Experimental results need to be evaluated from two perspectives, the quality of the data and the probability of the explanation. I and many others have critiqued the Wolfe-Simon results based on the poor quality of the data, and chemists have critiqued them based on the predicted instability of arsenic bonds in a DNA backbone. But I don't think anyone has spelled out the improbability from an evolutionary perspective. So here goes...
We're told that the authors originally thought they might have cultured a member of the hypothetical 'shadow biosphere'. If such organisms existed they would be descendants of an evolutionary lineage that has been evolving independently of known organisms for billions of years. Known organisms all belong to a single lineage, and the 'shadow biosphere organisms might either have originated independently of this lineage (A in the sketch below) or diverged from it shortly after its origin (B in the sketch below).
Finding that a shadow biosphere organism had DNA with a backbone containing only arsenic (no phosphorus) would have been very surprising, both because we have no evidence that the shadow biosphere exists and because of the predicted instability of the arsenic ester bonds. However, the claim that a conventional bacterium can function when its DNA backbone contains a mixture of arsenic and phosphorus is even more improbable. Here's why:
Many different enzymes interact with DNA, and almost all of them need to do so with high precision. They can do this because the DNA backbone has a very consistent structure. Although the four bases that attach to the backbone have different shapes, they can occur with any sequence only because the nature of the base pair does not alter the backbone geometry. The enzyme DNA polymerase is especially dependent on precise interactions with DNA, because it is responsible for accurate replication of the genetic material. Typical measures of the fidelity of DNA replication by bacterial DNA polymerases show an error rate of about 10^-9.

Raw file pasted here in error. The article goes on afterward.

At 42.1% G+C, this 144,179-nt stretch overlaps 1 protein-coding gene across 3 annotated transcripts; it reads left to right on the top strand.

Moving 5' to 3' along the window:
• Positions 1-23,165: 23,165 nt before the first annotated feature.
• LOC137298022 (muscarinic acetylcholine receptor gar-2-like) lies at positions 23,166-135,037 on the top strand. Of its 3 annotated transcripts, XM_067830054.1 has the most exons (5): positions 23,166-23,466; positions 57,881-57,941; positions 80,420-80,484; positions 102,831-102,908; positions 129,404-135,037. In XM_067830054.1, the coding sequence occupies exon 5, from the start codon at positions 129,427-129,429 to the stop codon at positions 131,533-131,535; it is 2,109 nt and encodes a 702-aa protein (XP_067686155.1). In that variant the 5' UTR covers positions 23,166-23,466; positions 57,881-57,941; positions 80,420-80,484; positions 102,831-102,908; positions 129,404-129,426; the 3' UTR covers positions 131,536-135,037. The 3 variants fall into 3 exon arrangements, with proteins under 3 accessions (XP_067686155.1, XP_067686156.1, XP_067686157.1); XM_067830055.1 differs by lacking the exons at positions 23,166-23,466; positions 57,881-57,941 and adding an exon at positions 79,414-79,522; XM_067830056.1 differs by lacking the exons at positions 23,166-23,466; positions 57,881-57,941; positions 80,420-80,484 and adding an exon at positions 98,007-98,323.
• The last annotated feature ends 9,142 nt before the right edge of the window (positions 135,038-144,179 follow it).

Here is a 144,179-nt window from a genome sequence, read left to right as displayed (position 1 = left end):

The covalent radius of arsenic is about 11% larger than that of phosphorus (see this periodic table tool), and the As-O bond lengths reported in Table 3 are about 13% longer than the P-O bond lengths in DNA (Table S3). No DNA polymerase could function on a template with such unpredictable geometry. Even if it could bind to the template strand and proceed along it, the differing bond lengths it encountered would prevent the incoming nucleotides from forming the necessary bond with the growing end. And even if it could create the backbone of the daughter strand, the error rate due to base mispairing would be so high that reproduction would fail.
Similar problems would affect every enzyme that contributes to production of the DNA and RNA precursors, to DNA and RNA synthesis, to DNA repair, and to energy metabolism. No matter how stable the arsenic-substituted metabolites might be (and the chemists tell us they are mostly very unstable), the proteins that need to interact with them would not be able to cope with the unpredictability of usinging both arsenic and phosphorus versions.
The fundamental problem isn't that millions of generations would be needed to evolve enzymes that could tolerate a mixture of arsenic and phosphorus, but that the required adaptations are not compatible with the precision needed for function.
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